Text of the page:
Constellation E: Monday, October 31, 10:30 – 11:15AM
The amount of digital assets, whether born digital or digitized objects from analog and paper artifacts, is growing rapidly. Unlike companies which are required to retain their records for a relatively short period of time to comply with the Sarbanes-Oxley Act, national archives and digital libraries have to face daunting challenges of long-term preservation. Indeed, in order to fulfill the mission to provide discovery and access to digital assets over a long period of time, institutions must develop strategies and mechanisms to effectively preserving these assets. Besides the volume issue, another complicating aspect of digital preservation is data heterogeneity due to the fact that data might originate from various software products specific to diverse application domains. Moreover, organizations have increased their portfolios to disseminate a wide range of file formats from textual documents, geospatial images, audio visual records, web pages, and database files.
Within this context, the question is whether Cloud Computing paradigm can help digital archivists and librarians to meet the challenges of preservation. In recent years, Cloud Computing has gained momentum in the IT world thanks to the maturity of network protocol infrastructure, virtualization technology and a price-based Service Level Agreement structure. At the beginning, research studies have mostly focused on Cloud Storage as a potential service to be used in the digital library and archive community. In this paper, we will study the possibility of using Cloud paradigm throughout all components as specified in the Open Archive Information System (OAIS) reference model, from ingest, storage, data management, preservation, and access. The totality of such services can form what we call Long-Term Digital Preservation as a Service (LDPaaS). We will discuss how the major OAIS functions can leverage LDPaaS strengths, based on the inherent characteristics of elasticity, virtualization, pay-as-you-go resource utilization model of Cloud Services. More interestingly, our argument will show that large institutions have the potential to become LDPaaS providers, and smaller institutions can benefit from the available services. Lastly, we will propose a set of levels of service which can serve as a foundation for LDPaaS service level agreement in terms of ingest processing, preservation processing, and differentiated access capabilities. A Cloud Service, encompassing both storage and preservation of digital objects based on the user’s policies for the retention period, preservation level of service, and data confidentiality, can be an attractive alternative to self-provisioning for digital libraries and archives.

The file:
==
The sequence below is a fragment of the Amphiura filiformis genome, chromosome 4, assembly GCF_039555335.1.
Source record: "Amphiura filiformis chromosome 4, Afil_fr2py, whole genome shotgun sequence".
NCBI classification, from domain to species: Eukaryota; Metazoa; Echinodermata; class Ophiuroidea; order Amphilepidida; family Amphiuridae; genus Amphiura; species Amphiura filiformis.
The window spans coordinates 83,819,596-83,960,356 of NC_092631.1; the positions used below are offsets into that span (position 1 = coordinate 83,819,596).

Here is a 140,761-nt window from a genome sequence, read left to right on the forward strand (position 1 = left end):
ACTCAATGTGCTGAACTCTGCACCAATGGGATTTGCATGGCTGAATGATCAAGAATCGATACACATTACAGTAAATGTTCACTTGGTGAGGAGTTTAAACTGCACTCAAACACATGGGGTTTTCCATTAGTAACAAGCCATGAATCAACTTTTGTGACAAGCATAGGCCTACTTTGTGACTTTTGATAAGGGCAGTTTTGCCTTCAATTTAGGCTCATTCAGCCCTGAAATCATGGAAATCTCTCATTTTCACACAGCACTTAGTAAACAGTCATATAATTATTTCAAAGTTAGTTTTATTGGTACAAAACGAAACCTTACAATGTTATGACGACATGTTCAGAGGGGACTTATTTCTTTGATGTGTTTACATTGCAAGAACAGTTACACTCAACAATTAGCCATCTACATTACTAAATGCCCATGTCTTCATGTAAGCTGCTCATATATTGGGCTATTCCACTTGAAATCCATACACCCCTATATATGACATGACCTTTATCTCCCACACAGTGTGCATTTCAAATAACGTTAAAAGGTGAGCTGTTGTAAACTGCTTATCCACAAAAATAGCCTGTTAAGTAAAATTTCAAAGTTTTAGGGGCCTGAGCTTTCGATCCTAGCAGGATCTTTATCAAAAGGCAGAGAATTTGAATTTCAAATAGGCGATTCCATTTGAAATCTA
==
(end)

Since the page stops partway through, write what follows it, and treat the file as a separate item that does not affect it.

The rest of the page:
Quyen Nguyen is currently working in the Systems Engineering Division of the ERA Program Management Office at the U.S. National Archives and Records Administration. Before joining the National Archives, he has worked for telecommunications software companies. His experience is in developing software systems for large scale deployment. He has a BS in Computer and Information Science and Applied Mathematics from the University of Delaware and a MS in Computer Science from the University of California at Berkeley.